I think it's a shameful thing for the United States to take a man who has lived lawfully in this country for 50 years, who's raising a family, who's working productively, who volunteered for the Army, served honorably. It's a shameful thing to deport him based on minor non-violent criminal convictions. It's a departure I think from our historic treatment of veterans. —Michael Wishnie, law professor at Yale University
NEW HAVEN, Conn. — A U.S. Army veteran who turned his life around after struggling with drug addiction is fighting his deportation, saying he should not have been expelled last year for a minor criminal record after honorably serving his country and living here legally for more than 50 years.
Arnold Giammarco was deported to his native Italy over drug possession and larceny convictions, his attorneys said. The former Connecticut resident is seeking to reverse his deportation, arguing in a federal lawsuit filed Tuesday that immigration authorities never acted on his citizenship application in 1982.
For decades, authorities declined to deport veterans except in extraordinary circumstances, but Giammarco's lawyers say immigration agents have departed from that practice in recent years.
Giammarco, 57, did brief stints in prison for shoplifting in the 1990s and drug possession in 2007. He has been homeless at times, but his supporters said he got clean, became a father in 2008, found work and married.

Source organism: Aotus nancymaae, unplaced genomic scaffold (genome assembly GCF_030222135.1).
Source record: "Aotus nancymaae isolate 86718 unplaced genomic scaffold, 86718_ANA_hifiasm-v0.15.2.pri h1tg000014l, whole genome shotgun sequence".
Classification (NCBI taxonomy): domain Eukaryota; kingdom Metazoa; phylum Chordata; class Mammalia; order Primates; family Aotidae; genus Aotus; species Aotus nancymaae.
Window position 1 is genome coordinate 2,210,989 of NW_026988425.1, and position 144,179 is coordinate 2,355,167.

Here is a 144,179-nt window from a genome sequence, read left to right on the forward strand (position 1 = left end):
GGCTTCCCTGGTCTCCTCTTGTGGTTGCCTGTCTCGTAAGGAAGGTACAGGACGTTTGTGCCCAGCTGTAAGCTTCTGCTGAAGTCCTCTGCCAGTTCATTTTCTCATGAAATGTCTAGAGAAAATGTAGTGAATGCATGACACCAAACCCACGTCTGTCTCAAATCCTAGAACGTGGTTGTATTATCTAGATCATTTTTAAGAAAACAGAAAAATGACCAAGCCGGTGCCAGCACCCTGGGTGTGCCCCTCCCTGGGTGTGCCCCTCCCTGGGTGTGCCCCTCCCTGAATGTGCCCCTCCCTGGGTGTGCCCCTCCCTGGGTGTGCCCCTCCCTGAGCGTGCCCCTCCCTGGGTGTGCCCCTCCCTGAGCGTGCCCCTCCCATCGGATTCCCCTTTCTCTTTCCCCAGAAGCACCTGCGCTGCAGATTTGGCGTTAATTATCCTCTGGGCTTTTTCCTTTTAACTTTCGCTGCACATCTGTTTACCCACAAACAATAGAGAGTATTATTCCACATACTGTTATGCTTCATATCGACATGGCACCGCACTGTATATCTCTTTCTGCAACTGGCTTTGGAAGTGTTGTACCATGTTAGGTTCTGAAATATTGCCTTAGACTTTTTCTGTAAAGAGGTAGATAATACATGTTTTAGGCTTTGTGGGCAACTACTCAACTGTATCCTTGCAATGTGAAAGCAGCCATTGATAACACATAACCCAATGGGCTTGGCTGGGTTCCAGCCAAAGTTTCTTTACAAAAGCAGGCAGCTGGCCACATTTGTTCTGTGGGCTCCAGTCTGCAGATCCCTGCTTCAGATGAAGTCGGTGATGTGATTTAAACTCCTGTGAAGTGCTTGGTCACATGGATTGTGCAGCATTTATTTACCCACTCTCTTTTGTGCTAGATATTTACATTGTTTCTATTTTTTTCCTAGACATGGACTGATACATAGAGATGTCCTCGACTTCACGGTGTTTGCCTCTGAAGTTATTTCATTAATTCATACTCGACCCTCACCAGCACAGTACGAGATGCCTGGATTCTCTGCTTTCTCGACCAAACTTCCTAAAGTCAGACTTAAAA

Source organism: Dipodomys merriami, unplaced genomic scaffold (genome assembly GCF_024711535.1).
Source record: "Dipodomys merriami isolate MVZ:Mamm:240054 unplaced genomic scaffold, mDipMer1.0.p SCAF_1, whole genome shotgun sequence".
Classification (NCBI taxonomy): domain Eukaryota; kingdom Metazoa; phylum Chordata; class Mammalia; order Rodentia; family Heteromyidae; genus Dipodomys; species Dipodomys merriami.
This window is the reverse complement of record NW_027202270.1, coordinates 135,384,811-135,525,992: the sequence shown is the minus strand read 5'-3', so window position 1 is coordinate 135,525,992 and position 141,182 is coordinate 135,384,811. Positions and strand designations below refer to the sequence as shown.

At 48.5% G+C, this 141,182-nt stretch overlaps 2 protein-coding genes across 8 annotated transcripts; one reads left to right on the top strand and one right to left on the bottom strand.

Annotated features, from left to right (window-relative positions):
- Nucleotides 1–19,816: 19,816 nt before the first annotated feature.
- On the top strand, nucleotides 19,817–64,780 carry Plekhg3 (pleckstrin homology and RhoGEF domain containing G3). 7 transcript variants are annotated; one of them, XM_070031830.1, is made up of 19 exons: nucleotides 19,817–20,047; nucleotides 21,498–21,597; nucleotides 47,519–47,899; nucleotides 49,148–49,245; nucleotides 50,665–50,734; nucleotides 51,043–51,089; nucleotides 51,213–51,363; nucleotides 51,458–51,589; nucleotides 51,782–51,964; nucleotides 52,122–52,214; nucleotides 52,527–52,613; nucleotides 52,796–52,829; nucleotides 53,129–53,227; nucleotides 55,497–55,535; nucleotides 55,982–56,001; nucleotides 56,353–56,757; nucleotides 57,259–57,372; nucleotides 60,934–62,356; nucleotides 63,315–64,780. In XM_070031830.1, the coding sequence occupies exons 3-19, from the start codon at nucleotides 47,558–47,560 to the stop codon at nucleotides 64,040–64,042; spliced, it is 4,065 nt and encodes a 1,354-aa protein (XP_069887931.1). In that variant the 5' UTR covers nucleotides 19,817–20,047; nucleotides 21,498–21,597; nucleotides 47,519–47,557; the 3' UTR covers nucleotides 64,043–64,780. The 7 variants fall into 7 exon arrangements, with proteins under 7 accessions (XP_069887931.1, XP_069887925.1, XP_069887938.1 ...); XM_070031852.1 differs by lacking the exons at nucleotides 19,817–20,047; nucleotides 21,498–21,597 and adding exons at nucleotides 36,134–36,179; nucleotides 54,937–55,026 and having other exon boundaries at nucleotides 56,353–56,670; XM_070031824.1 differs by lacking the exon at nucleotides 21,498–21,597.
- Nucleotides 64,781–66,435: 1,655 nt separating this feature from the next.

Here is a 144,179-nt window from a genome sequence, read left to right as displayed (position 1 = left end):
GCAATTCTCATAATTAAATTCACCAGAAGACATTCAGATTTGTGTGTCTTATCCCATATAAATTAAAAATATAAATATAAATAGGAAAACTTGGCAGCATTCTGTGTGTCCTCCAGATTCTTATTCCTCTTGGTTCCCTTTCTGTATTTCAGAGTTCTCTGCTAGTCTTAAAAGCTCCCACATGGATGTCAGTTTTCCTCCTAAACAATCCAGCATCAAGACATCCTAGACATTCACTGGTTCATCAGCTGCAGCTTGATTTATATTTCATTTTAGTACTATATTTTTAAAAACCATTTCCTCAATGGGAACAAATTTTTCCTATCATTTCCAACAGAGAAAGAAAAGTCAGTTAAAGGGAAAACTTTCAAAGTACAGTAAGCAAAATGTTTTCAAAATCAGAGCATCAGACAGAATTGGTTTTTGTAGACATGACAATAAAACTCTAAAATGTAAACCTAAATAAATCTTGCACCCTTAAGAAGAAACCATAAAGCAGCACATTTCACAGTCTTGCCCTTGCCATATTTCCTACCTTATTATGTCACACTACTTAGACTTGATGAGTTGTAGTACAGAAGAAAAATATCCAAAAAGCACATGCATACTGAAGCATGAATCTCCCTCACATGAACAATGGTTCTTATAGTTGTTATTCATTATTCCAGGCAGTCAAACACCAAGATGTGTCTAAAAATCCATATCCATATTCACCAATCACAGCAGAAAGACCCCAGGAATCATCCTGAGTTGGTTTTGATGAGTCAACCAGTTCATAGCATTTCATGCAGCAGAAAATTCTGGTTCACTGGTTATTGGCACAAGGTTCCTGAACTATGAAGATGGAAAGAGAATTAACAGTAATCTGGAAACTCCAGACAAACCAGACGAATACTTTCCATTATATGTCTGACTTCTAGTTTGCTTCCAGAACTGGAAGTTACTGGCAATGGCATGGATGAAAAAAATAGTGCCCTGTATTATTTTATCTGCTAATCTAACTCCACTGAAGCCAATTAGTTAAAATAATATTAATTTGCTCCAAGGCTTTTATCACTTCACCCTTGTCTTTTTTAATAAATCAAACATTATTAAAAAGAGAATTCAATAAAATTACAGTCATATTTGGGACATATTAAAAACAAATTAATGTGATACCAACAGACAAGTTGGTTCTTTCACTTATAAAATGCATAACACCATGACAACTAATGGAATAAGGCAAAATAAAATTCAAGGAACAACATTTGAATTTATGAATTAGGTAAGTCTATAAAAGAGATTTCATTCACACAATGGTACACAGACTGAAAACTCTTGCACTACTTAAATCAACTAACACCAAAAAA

"I think it's a shameful thing for the United States to take a man who has lived lawfully in this country for 50 years, who's raising a family, who's working productively, who volunteered for the Army, served honorably," said Michael Wishnie, a law professor at Yale University handling his case with law school students. "It's a shameful thing to deport him based on minor non-violent criminal convictions. It's a departure I think from our historic treatment of veterans."
Giammarco served in the Army from 1976 to 1979 and National Guard from 1980 to 1983 and had a green card to live legally in the U.S., Wishnie said.
Khaalid Walls, a spokesman for U.S. Immigration and Customs Enforcement, declined to comment on the specific case. Immigration officials contend in documents obtained by Yale students working on the case that his application wasn't completed.
ICE exercises prosecutorial discretion for veterans on a case-by-case basis when appropriate, Walls said. ICE issued a memo in 2011 that identifies military service as a positive factor that should be considered.
"We are very deliberate in our review of cases involving veterans," Walls said.
Giammarco's grandfather returned to Italy after he was wounded in World War I fighting in the U.S. Army. Giammarco and his parents came to live in the U.S. in 1960 when he was 4.
Giammarco and his supporters say he's had a tough time in Italy, with even relatives suspecting he must have committed a more serious crime to be deported after serving in the military. Giammarco, who spoke little Italian, eventually landed a part-time landscaping job.
"It was just a big nightmare," Giammarco said in a telephone interview.
Giammarco, whose daughter turned 5 on Tuesday, said he has missed three of her birthdays. His daughter asked him if he would be home for her birthday and Christmas.
"She said, 'Daddy, I'll save you a piece of cake," Giammarco said. "That just broke my heart."
Giammarco and his wife married July 4, 2010, the 50th anniversary of his arrival with his parents in the United States. Giammarco's wife, Sharon, has collected more than 3,000 signatures on a petition to officials seeking his return.
Giammarco was arrested by immigration officials in 2011 and was detained in a Massachusetts jail for 18 months before he was deported. His daughter visited him, but could not hug or touch him.
"I just wait for a day to hold my daughter again in the country that I love," he said.